Infamous commander of faux Russian bot armies New Knowledge has changed its name to Yonder, memory-holing its troubled reputation with a promise of a ‘more authentic internet’ just in time for the 2020 US presidential election.
New Knowledge, the bot-hunting and consulting firm founded by a State Department alumnus, has undergone a makeover. Billing itself as “the leading authentic internet company,” whatever that means, the newly-rechristened Yonder has neatly divested itself of New Knowledge’s baggage, just in time to bury Americans in horror stories of Russian bot activity for the 2020 election cycle.
The company is under investigation by the Federal Elections Commission for meddling in the 2017 Alabama Senate race with an elaborate false-flag operation involving the creation of an army of fake “Russian” bots. “Project Birmingham” helped hand the Senate seat to Doug Jones, the first Democrat to be elected from Alabama in over two decades. Even Jones backed the inquiry after the New York Times published an exposé on the campaign last year.
That didn’t stop New Knowledge from continuing to mercilessly milk the “Russian bot” fad, smearing Democratic presidential hopeful Tulsi Gabbard as the “Russian favorite” with a report that Gabbard’s enemies have embraced despite its authors being thoroughly discredited. The company’s founder Jonathon Morgan was also involved in the development of the Hamilton68 “Russian bot” dashboard, whose methodology remains proprietary even as its dubious utterances are treated as gospel truth by the media. But after being exposed as disinfo merchants by the Times, of all people, New Knowledge has struggled to be taken seriously in some circles.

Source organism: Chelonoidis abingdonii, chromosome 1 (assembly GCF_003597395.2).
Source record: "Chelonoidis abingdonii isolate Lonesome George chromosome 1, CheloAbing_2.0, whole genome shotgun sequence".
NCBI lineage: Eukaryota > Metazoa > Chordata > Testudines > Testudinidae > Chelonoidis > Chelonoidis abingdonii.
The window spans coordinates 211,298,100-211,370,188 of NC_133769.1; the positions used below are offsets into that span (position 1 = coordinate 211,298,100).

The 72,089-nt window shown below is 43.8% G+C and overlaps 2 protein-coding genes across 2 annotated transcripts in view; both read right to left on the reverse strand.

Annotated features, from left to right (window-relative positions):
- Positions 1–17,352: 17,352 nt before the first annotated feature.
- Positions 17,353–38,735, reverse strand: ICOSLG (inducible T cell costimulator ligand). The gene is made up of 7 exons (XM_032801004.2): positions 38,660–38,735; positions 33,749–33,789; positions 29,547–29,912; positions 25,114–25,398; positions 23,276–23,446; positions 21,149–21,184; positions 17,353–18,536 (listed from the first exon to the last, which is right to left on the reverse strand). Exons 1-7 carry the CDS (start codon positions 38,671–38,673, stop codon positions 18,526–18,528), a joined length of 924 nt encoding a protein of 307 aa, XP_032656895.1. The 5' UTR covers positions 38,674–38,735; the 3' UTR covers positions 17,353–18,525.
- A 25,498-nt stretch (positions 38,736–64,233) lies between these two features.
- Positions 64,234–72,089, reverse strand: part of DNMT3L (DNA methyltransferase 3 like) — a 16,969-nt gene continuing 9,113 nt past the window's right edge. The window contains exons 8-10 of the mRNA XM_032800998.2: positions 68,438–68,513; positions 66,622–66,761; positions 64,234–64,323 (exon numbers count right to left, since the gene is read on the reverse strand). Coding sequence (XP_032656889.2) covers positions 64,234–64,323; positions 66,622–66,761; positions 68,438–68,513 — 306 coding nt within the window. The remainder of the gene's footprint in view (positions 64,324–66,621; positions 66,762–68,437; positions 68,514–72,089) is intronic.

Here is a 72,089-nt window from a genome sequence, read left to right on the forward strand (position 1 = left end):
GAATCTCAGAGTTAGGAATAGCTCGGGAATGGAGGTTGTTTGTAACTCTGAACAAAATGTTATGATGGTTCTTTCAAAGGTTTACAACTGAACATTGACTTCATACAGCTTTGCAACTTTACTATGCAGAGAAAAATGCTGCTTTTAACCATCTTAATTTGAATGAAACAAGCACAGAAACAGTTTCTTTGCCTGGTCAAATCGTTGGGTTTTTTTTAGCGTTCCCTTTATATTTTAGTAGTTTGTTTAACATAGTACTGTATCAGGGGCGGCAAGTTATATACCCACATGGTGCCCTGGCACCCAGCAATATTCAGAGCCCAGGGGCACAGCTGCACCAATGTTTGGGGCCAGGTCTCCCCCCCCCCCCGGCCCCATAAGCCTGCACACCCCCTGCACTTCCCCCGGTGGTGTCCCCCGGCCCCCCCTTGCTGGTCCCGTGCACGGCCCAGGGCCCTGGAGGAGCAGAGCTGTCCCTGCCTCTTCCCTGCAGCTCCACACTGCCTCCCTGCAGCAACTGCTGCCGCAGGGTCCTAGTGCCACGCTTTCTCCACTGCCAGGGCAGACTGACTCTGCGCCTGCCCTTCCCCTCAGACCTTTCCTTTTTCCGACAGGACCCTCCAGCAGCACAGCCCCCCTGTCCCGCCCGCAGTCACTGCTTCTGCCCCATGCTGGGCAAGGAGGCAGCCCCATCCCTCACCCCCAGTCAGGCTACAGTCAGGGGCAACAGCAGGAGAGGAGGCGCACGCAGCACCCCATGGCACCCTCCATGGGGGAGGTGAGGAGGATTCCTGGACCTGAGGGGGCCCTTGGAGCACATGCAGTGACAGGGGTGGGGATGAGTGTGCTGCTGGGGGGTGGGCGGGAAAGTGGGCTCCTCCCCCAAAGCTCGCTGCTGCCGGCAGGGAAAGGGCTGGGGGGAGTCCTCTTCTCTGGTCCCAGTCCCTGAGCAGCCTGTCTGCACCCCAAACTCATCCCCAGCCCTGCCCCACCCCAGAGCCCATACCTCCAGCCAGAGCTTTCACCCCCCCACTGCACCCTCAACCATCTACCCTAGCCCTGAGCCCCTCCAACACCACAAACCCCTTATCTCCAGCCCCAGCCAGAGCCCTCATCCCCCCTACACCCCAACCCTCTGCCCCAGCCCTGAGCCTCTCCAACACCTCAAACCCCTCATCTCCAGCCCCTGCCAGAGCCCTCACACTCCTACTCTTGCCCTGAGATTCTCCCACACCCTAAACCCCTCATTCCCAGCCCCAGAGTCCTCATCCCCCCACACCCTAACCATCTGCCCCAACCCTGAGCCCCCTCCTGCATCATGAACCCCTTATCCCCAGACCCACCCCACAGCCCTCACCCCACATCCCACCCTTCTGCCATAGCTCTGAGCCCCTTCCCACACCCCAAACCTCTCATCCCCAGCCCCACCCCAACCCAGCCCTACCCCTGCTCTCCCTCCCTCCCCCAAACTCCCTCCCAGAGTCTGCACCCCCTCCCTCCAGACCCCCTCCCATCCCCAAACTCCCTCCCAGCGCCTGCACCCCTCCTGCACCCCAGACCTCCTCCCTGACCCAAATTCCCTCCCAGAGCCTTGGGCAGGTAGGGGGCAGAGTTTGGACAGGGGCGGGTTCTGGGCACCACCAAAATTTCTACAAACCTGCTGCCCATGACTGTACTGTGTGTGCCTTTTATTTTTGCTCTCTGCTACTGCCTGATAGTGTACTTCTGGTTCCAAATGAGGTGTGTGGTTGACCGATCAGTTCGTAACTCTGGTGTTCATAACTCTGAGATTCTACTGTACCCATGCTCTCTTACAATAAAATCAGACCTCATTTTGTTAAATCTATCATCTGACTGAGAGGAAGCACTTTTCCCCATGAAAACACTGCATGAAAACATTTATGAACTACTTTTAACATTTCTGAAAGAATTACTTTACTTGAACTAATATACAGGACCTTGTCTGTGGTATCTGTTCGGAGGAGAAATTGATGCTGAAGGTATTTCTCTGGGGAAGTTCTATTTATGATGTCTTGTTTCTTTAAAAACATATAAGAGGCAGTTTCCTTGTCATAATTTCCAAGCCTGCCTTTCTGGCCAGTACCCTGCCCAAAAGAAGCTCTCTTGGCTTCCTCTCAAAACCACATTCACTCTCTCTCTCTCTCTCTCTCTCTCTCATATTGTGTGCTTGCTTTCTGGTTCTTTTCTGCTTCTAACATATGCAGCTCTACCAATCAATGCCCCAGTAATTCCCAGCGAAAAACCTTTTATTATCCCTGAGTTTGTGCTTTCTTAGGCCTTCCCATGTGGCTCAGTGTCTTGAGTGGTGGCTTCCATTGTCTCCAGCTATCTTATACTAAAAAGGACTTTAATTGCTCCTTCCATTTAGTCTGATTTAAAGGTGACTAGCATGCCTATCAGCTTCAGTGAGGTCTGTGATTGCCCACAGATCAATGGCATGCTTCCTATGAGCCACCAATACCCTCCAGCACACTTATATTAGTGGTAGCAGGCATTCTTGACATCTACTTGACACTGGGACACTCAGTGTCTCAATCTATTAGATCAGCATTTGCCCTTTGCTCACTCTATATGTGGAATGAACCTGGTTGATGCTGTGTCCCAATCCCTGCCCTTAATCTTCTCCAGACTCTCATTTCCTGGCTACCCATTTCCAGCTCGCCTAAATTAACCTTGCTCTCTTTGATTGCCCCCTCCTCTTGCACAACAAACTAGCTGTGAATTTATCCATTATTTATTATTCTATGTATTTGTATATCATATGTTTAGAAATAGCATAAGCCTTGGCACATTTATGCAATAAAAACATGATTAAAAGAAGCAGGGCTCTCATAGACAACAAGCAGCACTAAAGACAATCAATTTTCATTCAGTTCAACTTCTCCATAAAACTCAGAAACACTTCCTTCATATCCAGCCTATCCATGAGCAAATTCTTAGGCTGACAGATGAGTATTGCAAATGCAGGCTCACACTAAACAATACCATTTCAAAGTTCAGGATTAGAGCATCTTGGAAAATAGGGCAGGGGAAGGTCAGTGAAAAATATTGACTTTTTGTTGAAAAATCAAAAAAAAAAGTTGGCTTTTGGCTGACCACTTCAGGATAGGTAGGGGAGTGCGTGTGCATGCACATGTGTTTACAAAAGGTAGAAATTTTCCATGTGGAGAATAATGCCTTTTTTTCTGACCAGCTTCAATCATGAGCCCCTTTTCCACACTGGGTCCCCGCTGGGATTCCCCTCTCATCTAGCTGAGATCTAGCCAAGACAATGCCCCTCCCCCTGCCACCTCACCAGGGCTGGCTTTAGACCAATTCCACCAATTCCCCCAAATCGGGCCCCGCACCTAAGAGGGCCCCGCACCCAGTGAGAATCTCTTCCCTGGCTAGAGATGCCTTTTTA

None of this appears in the press release New Knowledge published on PRWeb last week to celebrate the company’s new identity, of course. “Yonder is on a mission to humanize the world’s information and deliver on the promise of a more authentic internet,” declared the company whose founder was booted from Facebook for running bot armies. That mission, according to Yonder’s promotional materials, is “helping usher in an era where fake news, bots and other web wreckage isn’t so easily blended with real human insights and interactions.” The jokes write themselves.
The company’s core business of dressing up Cold War fears in slick information-age jargon hasn’t changed – Yonder’s website warns visitors that false information is “70 percent more likely to be shared on social media,” without explaining the context of the statistic (more likely than what or where?). It’s yet another irony for a company that has promised customers it will “add the necessary cultural context to online information.”
“We’re in a moment now where it’s a real reckoning for the tech industry… I think there’s a real lack of trust or loss of trust,” Morgan told Austin Inno. It’s hard to imagine how fearmongering about Russian bots dismantling American democracy is supposed to build trust. But as long as there are politicians who would rather blame a foreign country for their failures than engage in meaningful introspection, there will always be a market for companies like New Knowledge.
By Helen Buyniski, RT
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